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Nutrition is more than just one aspect of good health. Undernutrition has an irreversible effect on a child’s IQ and ability to concentrate in school, fight off disease and achieve economic advancement. In developing countries, malnutrition imposes a heavy burden on strained health systems and results in a significant loss to economic productivity.
A smart investment
$1 spent on nutrition can produce up to a $30 return on investment.
A 2006 study by the World Bank estimated that malnutrition costs poor countries up to 3% of their annual GDP and that malnourished children risk losing more than 10% of their lifetime earnings potential. Conversely, nutrition is one of the best investments in human capital and economic growth: $1 spent on nutrition can produce up to a $30 return on investment.
This evidence provided the backdrop for the Micronutrient Forum in June in Addis Ababa, Ethiopia. UNICEF joined nutrition advocates there to share research, best practices and lessons learned.
One thematic undercurrent of the conference was the need to leverage funds outside nutrition programs to achieve nutrition targets. This strategy works by integrating nutrition into sectors such as agriculture, education and water, sanitation and hygiene (WASH)—all of which contribute to a child’s nutritional status. These indirect, “nutrition-sensitive” programs complement direct, “nutrition-specific” interventions.
Examples of nutrition-specific interventions:
- Zinc supplementation
- Managing moderate and severe acute malnutrition
- Maternal balanced energy protein supplementation
- Vitamin A supplementation
- Maternal calcium supplementation
Examples of nutrition-sensitive interventions:
- Family planning (healthy timing and spacing of pregnancy)
- Water, sanitation and hygiene
- Nutrition-sensitive agriculture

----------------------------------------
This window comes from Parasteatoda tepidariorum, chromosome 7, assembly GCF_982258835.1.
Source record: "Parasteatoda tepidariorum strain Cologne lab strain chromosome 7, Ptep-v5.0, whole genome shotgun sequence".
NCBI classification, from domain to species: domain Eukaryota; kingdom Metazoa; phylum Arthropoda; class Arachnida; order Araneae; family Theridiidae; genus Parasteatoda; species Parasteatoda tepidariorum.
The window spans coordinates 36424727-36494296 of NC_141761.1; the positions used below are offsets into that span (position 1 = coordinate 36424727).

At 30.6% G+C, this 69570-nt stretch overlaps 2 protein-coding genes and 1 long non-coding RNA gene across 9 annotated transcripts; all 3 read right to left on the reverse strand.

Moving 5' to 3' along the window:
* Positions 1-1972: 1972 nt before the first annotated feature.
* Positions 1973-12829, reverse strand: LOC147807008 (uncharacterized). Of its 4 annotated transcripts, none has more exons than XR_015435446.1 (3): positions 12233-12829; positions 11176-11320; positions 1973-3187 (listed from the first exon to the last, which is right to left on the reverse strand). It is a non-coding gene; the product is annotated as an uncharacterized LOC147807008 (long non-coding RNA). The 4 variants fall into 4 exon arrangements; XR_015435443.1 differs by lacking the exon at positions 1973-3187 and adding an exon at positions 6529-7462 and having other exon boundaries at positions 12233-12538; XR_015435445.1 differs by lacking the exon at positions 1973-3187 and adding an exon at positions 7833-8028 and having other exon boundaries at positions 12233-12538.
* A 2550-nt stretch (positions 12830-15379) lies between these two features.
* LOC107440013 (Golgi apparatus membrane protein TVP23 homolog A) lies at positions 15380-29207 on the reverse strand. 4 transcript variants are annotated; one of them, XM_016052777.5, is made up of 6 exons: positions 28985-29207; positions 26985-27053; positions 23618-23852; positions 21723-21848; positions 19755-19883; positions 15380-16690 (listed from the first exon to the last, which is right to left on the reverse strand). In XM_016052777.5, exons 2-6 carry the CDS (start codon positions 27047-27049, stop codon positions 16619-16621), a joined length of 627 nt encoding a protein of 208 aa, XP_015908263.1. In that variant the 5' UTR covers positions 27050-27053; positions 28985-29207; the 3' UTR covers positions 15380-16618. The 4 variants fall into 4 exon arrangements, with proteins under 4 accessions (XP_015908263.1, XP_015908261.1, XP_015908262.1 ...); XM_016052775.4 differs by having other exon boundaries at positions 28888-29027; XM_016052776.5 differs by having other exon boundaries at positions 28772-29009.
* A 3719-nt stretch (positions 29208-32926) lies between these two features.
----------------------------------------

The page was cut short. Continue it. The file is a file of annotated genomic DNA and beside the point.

- Food safety and food processing
- Early childhood care and development
Source: USAID, Multi-Sectoral Nutrition Strategy 2014-2025
Ethiopia: a case study
Since the early 1990s, stunting prevalence in Ethiopia has fallen from 67% to 44%.
Two health extension workers prepare their monthly report on nutrition activities in Machakel district, Ethiopia. ©UNICEF Ethiopia/2014/Tsegaye.
Following a history of recurring famines in the late 1980s and early 2000s, the government of Ethiopia launched an ambitious National Nutrition Program in 2008. The plan ties in closely with the national Health Extension Program, through which 38,000 health workers deliver door-to-door services in 300 districts. The comprehensive, community-based program treats 300,000 children with severe acute malnutrition in 11,000 sites every year. Over the last decade, UNICEF has supported the program by training health extension workers and managing supplies and logistics.
Ethiopia revised its nutrition strategy in June 2013 to include nutrition-sensitive objectives. The updated program continues to integrate closely with the Health Extension Program, combining direct nutrition interventions with a free package of related health services, including family planning. The strategy also targets education, agriculture, women’s affairs and social protection programs such as conditional cash transfers.
Since the early 1990s, stunting prevalence in Ethiopia has fallen from 67% to 44%, and it is predicted that Ethiopia will achieve Millennium Development Goal 4 to reduce child mortality by 2015.
Breaking the cycle
Throughout its work in more than 190 countries and territories, UNICEF promotes direct nutrition interventions, such as exclusive breastfeeding, while leveraging its programs in education, health, gender equality and WASH. UNICEF works closely with governments to address the multidimensional causes of undernutrition in the world's most vulnerable communities.
In the case of Ethiopia's National Nutrition Program, a multisectoral strategy can be a challenge to operationalize because of the diversity in administrative, agro-ecological, health and socio-cultural conditions across sectors, and the limited experience and capacity to identify effective nutrition-sensitive actions in each sector. UNICEF’s experience across a continuum of nutrition interventions adds important insight as the country tackles those challenges, helping to guide the National Nutrition Program from strategy to a successful implementation.
Read more about undernutrition in The Lancet.